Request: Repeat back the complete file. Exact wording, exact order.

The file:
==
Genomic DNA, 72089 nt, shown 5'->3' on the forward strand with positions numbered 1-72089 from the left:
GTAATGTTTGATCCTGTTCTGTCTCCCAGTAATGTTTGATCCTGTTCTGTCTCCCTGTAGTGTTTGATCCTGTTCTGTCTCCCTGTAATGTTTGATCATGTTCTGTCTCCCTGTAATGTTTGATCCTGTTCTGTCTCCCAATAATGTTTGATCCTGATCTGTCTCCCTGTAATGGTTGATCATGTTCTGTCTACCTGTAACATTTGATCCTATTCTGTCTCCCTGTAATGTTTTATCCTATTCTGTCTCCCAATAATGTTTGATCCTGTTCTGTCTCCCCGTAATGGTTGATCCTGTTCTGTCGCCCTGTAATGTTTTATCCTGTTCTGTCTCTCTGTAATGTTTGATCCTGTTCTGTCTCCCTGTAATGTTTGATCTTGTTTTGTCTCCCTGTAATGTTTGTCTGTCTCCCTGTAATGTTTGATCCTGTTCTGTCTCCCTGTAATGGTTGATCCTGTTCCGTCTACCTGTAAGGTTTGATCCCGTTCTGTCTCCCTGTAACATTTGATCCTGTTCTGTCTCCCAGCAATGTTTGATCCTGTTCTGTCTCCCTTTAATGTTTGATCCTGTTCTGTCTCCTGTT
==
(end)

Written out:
Genomic DNA, 72089 nt, shown 5'->3' on the forward strand with positions numbered 1-72089 from the left:
GTAATGTTTGATCCTGTTCTGTCTCCCAGTAATGTTTGATCCTGTTCTGTCTCCCTGTAGTGTTTGATCCTGTTCTGTCTCCCTGTAATGTTTGATCATGTTCTGTCTCCCTGTAATGTTTGATCCTGTTCTGTCTCCCAATAATGTTTGATCCTGATCTGTCTCCCTGTAATGGTTGATCATGTTCTGTCTACCTGTAACATTTGATCCTATTCTGTCTCCCTGTAATGTTTTATCCTATTCTGTCTCCCAATAATGTTTGATCCTGTTCTGTCTCCCCGTAATGGTTGATCCTGTTCTGTCGCCCTGTAATGTTTTATCCTGTTCTGTCTCTCTGTAATGTTTGATCCTGTTCTGTCTCCCTGTAATGTTTGATCTTGTTTTGTCTCCCTGTAATGTTTGTCTGTCTCCCTGTAATGTTTGATCCTGTTCTGTCTCCCTGTAATGGTTGATCCTGTTCCGTCTACCTGTAAGGTTTGATCCCGTTCTGTCTCCCTGTAACATTTGATCCTGTTCTGTCTCCCAGCAATGTTTGATCCTGTTCTGTCTCCCTTTAATGTTTGATCCTGTTCTGTCTCCTGTT